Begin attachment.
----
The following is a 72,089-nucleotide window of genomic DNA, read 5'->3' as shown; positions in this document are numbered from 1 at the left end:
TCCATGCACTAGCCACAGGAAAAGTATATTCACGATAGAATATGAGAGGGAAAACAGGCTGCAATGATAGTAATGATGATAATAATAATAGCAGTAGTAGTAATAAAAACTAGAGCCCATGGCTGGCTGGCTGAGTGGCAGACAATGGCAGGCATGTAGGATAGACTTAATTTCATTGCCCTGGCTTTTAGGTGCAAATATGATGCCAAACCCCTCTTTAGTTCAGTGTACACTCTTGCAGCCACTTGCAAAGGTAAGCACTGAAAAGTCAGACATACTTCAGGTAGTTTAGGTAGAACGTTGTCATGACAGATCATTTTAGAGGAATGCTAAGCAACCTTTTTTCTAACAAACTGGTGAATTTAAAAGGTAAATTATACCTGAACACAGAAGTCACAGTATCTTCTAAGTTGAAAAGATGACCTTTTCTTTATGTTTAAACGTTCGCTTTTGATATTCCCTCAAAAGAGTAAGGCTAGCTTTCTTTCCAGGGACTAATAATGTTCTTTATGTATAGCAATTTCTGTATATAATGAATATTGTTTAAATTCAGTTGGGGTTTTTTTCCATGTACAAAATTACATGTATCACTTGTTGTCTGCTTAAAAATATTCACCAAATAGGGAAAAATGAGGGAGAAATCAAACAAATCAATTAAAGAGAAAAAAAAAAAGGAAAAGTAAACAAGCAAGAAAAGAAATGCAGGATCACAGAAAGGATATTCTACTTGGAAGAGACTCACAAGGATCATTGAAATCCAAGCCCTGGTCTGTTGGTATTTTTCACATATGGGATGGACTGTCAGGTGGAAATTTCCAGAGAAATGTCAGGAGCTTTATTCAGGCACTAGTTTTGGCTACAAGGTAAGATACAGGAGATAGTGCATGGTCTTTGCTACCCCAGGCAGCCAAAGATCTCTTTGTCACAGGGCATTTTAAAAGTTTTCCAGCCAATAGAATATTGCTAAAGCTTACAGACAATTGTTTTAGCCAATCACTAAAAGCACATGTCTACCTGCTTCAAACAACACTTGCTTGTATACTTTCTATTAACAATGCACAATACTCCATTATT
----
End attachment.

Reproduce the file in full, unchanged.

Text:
The following is a 72,089-nucleotide window of genomic DNA, read 5'->3' as shown; positions in this document are numbered from 1 at the left end:
TCCATGCACTAGCCACAGGAAAAGTATATTCACGATAGAATATGAGAGGGAAAACAGGCTGCAATGATAGTAATGATGATAATAATAATAGCAGTAGTAGTAATAAAAACTAGAGCCCATGGCTGGCTGGCTGAGTGGCAGACAATGGCAGGCATGTAGGATAGACTTAATTTCATTGCCCTGGCTTTTAGGTGCAAATATGATGCCAAACCCCTCTTTAGTTCAGTGTACACTCTTGCAGCCACTTGCAAAGGTAAGCACTGAAAAGTCAGACATACTTCAGGTAGTTTAGGTAGAACGTTGTCATGACAGATCATTTTAGAGGAATGCTAAGCAACCTTTTTTCTAACAAACTGGTGAATTTAAAAGGTAAATTATACCTGAACACAGAAGTCACAGTATCTTCTAAGTTGAAAAGATGACCTTTTCTTTATGTTTAAACGTTCGCTTTTGATATTCCCTCAAAAGAGTAAGGCTAGCTTTCTTTCCAGGGACTAATAATGTTCTTTATGTATAGCAATTTCTGTATATAATGAATATTGTTTAAATTCAGTTGGGGTTTTTTTCCATGTACAAAATTACATGTATCACTTGTTGTCTGCTTAAAAATATTCACCAAATAGGGAAAAATGAGGGAGAAATCAAACAAATCAATTAAAGAGAAAAAAAAAAAGGAAAAGTAAACAAGCAAGAAAAGAAATGCAGGATCACAGAAAGGATATTCTACTTGGAAGAGACTCACAAGGATCATTGAAATCCAAGCCCTGGTCTGTTGGTATTTTTCACATATGGGATGGACTGTCAGGTGGAAATTTCCAGAGAAATGTCAGGAGCTTTATTCAGGCACTAGTTTTGGCTACAAGGTAAGATACAGGAGATAGTGCATGGTCTTTGCTACCCCAGGCAGCCAAAGATCTCTTTGTCACAGGGCATTTTAAAAGTTTTCCAGCCAATAGAATATTGCTAAAGCTTACAGACAATTGTTTTAGCCAATCACTAAAAGCACATGTCTACCTGCTTCAAACAACACTTGCTTGTATACTTTCTATTAACAATGCACAATACTCCATTATT